Got a piece of good news to share with you on this auspicious day. As you probably know I am a market researcher by trade. That's what pays for the bacon I bring home, make pasta with and write about. My job is to help clients understand what consumer feel about topics of relevance so that they (the clients) can work out their strategies.

Well, this is an instance where work and play collides. I had written a paper on how blogs and social media (Facebook, Twitter) can be used to get customer feedback for small businesses. The paper was based on, what else, food blogging. Things I observed on Finely Chopped.

Got to know to…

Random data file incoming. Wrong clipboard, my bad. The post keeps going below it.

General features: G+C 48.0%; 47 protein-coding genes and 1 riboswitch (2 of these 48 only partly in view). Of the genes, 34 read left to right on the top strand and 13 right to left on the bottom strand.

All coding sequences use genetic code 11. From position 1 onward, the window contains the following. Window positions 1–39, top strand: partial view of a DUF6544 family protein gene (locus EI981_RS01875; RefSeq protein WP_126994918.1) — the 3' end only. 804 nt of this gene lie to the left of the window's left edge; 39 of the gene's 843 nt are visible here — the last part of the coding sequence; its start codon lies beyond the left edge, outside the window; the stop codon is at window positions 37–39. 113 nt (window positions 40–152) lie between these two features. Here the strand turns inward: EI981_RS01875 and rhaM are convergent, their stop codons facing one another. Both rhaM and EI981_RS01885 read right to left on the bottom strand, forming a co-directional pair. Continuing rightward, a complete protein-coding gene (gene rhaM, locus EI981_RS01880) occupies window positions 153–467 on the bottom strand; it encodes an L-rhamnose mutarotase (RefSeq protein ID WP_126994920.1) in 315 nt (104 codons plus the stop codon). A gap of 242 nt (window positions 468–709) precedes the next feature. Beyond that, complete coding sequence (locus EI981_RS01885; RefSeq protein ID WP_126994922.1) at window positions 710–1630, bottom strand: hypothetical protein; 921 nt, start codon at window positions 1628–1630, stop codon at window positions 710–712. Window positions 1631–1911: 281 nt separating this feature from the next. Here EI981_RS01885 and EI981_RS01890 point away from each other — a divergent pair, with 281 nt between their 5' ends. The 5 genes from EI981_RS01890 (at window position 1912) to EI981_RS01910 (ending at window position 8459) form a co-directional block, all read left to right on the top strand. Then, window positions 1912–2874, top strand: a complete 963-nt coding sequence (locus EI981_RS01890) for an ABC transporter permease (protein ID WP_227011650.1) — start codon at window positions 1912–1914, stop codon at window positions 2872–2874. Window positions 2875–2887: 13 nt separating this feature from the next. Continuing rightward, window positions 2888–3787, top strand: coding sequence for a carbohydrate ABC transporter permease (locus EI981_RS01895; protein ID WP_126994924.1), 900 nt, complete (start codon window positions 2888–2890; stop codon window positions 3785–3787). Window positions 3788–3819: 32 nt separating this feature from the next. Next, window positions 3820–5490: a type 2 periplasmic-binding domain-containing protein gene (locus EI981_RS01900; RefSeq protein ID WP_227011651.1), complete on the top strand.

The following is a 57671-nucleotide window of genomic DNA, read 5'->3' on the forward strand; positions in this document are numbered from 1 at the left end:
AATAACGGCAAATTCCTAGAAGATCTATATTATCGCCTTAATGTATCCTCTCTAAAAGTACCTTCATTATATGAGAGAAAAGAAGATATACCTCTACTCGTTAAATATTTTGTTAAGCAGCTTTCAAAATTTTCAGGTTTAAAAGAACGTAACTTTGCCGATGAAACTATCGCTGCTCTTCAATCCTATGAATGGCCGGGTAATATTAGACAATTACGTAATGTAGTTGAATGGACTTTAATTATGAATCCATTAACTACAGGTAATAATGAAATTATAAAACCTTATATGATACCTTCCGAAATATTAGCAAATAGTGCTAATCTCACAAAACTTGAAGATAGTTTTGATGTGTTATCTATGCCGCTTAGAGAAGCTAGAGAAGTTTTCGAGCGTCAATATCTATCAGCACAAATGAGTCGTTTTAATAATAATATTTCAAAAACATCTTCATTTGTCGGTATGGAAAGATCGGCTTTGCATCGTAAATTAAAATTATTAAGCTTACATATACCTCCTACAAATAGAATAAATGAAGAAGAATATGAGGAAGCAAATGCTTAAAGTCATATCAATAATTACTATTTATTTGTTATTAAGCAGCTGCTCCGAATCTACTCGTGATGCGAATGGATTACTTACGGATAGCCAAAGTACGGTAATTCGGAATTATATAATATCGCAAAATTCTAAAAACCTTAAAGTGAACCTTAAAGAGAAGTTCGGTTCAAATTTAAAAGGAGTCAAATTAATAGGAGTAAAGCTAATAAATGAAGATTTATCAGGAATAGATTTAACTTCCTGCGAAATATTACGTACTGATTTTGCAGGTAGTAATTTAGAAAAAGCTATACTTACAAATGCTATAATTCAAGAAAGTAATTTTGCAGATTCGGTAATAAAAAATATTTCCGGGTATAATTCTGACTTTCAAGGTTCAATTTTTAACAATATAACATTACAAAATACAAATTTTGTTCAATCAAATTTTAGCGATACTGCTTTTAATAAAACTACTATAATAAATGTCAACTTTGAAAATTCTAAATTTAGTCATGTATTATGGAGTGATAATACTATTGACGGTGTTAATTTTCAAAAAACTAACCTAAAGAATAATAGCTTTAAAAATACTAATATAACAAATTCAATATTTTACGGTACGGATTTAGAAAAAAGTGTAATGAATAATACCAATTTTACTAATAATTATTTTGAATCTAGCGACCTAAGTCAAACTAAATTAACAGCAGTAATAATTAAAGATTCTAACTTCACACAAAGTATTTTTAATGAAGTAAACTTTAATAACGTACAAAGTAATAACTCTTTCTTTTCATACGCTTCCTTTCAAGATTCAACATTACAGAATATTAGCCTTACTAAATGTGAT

Hope you are in a happier place Rouvanjit

You might have read about young Rouvanjit Rawla. He used to study in La Martinere for Boys. One of the premiere schools in Calcutta. I am referring to him in the past tense as he took his life recently. Thirteen years is all he got in this world. The caning or corporal punishment that he received in school apparently led to his suicide.


Caning? Didn't that happen only in David Copperfield?

Well not really. I moved into an ‘Indian’ school in Calcutta in 1984 when I was ten. My earlier experience with schools, or play schools, was in the UK, Iran and then in an ‘International’ school in Calcutta. We knew about the Solar System. But not about canes.

The ‘Indian’ school I went to, following the ICSE board, was where I first came across the concept of caning. Except it was with wooden rulers and not canes. Our teachers would take our rulers and then hit us across our palms. At times till the rulers broke. Boys. Girls. No gender discrimination. Across ages. By all teachers. Always on t…